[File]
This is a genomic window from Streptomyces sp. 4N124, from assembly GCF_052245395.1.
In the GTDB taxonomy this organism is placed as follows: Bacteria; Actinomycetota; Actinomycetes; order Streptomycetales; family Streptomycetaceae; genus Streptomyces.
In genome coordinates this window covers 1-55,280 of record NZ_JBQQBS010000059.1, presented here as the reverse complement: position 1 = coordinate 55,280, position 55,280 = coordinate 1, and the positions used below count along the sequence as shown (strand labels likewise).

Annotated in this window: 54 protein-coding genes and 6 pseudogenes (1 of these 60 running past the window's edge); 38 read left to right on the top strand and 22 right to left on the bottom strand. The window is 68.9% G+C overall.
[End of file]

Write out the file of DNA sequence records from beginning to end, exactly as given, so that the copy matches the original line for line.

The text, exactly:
This is a genomic window from Streptomyces sp. 4N124, from assembly GCF_052245395.1.
In the GTDB taxonomy this organism is placed as follows: Bacteria; Actinomycetota; Actinomycetes; order Streptomycetales; family Streptomycetaceae; genus Streptomyces.
In genome coordinates this window covers 1-55,280 of record NZ_JBQQBS010000059.1, presented here as the reverse complement: position 1 = coordinate 55,280, position 55,280 = coordinate 1, and the positions used below count along the sequence as shown (strand labels likewise).

Annotated in this window: 54 protein-coding genes and 6 pseudogenes (1 of these 60 running past the window's edge); 38 read left to right on the top strand and 22 right to left on the bottom strand. The window is 68.9% G+C overall.